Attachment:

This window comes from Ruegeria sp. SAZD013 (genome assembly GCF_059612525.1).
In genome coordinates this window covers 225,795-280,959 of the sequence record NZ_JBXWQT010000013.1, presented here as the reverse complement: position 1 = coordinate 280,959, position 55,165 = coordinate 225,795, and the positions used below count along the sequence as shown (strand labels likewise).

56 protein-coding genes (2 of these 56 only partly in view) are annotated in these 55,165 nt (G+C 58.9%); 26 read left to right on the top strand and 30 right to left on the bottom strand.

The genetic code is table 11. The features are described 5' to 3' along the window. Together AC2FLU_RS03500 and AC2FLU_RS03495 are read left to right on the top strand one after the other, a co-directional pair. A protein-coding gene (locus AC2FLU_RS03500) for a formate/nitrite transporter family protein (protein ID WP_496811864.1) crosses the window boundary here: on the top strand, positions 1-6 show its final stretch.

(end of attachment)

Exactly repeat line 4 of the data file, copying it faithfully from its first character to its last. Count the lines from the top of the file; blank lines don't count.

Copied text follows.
The genetic code is table 11. The features are described 5' to 3' along the window. Together AC2FLU_RS03500 and AC2FLU_RS03495 are read left to right on the top strand one after the other, a co-directional pair. A protein-coding gene (locus AC2FLU_RS03500) for a formate/nitrite transporter family protein (protein ID WP_496811864.1) crosses the window boundary here: on the top strand, positions 1-6 show its final stretch.